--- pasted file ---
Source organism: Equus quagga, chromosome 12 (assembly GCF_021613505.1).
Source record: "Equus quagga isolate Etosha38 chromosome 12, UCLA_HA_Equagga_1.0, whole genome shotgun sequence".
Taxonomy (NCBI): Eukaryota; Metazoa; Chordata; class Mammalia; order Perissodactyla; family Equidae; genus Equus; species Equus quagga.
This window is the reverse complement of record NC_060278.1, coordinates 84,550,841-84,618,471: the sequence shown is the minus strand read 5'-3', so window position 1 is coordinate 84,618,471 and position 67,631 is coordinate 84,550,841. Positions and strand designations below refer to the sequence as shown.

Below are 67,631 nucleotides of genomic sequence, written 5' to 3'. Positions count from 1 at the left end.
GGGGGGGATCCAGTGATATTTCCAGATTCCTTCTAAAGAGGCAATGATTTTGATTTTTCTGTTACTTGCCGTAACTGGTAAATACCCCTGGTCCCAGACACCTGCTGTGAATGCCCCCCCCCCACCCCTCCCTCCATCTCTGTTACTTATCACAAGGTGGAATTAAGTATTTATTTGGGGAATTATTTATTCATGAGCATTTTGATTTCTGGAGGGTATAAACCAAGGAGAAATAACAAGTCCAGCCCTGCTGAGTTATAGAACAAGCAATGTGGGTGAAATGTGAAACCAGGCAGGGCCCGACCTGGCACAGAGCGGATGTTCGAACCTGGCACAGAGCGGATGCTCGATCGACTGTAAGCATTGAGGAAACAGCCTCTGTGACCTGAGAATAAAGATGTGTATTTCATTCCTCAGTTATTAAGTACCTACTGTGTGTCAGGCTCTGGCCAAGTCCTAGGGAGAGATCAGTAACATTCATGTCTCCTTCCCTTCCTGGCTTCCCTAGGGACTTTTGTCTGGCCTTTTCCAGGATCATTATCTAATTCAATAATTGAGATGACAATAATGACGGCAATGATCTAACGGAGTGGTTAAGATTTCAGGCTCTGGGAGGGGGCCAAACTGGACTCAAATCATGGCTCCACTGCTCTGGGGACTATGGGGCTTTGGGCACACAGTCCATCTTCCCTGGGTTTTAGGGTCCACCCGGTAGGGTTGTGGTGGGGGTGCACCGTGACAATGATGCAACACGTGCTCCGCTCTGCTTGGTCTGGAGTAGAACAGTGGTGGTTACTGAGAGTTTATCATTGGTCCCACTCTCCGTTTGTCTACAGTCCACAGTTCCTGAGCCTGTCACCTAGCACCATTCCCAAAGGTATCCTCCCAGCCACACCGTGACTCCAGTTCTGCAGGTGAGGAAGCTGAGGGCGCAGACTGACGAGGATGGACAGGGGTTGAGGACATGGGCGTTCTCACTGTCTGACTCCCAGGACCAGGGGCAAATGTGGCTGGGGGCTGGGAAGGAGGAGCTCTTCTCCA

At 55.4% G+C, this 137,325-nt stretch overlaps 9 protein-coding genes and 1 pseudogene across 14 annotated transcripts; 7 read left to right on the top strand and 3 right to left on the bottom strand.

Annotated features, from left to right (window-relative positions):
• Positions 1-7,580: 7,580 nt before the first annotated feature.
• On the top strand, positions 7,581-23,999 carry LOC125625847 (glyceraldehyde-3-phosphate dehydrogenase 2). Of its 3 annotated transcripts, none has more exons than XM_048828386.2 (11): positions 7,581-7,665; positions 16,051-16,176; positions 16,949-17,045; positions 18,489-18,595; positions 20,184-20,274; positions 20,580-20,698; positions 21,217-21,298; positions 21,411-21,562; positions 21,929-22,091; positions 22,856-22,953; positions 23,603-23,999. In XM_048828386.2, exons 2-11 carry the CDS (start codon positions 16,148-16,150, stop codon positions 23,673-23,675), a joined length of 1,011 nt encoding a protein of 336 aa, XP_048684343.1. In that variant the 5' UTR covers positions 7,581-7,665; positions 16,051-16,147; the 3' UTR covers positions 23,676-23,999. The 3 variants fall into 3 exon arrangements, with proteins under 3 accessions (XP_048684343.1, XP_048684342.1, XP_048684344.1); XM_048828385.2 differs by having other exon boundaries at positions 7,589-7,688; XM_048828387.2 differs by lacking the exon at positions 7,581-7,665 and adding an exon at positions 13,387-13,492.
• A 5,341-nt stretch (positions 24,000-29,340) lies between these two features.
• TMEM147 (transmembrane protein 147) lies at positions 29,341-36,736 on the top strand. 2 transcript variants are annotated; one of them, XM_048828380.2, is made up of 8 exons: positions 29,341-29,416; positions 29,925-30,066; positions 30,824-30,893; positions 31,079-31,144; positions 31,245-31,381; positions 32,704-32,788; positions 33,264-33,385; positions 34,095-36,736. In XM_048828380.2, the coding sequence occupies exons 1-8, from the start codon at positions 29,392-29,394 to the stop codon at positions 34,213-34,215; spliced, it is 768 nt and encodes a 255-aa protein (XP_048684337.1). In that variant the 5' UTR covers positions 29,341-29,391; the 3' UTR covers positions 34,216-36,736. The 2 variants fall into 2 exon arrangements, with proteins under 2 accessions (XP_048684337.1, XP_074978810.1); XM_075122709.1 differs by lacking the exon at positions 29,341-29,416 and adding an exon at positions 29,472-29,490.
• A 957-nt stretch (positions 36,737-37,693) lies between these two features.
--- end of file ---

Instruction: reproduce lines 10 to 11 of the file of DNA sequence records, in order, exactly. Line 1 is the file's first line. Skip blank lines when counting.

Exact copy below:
• On the top strand, positions 7,581-23,999 carry LOC125625847 (glyceraldehyde-3-phosphate dehydrogenase 2). Of its 3 annotated transcripts, none has more exons than XM_048828386.2 (11): positions 7,581-7,665; positions 16,051-16,176; positions 16,949-17,045; positions 18,489-18,595; positions 20,184-20,274; positions 20,580-20,698; positions 21,217-21,298; positions 21,411-21,562; positions 21,929-22,091; positions 22,856-22,953; positions 23,603-23,999. In XM_048828386.2, exons 2-11 carry the CDS (start codon positions 16,148-16,150, stop codon positions 23,673-23,675), a joined length of 1,011 nt encoding a protein of 336 aa, XP_048684343.1. In that variant the 5' UTR covers positions 7,581-7,665; positions 16,051-16,147; the 3' UTR covers positions 23,676-23,999. The 3 variants fall into 3 exon arrangements, with proteins under 3 accessions (XP_048684343.1, XP_048684342.1, XP_048684344.1); XM_048828385.2 differs by having other exon boundaries at positions 7,589-7,688; XM_048828387.2 differs by lacking the exon at positions 7,581-7,665 and adding an exon at positions 13,387-13,492.
• A 5,341-nt stretch (positions 24,000-29,340) lies between these two features.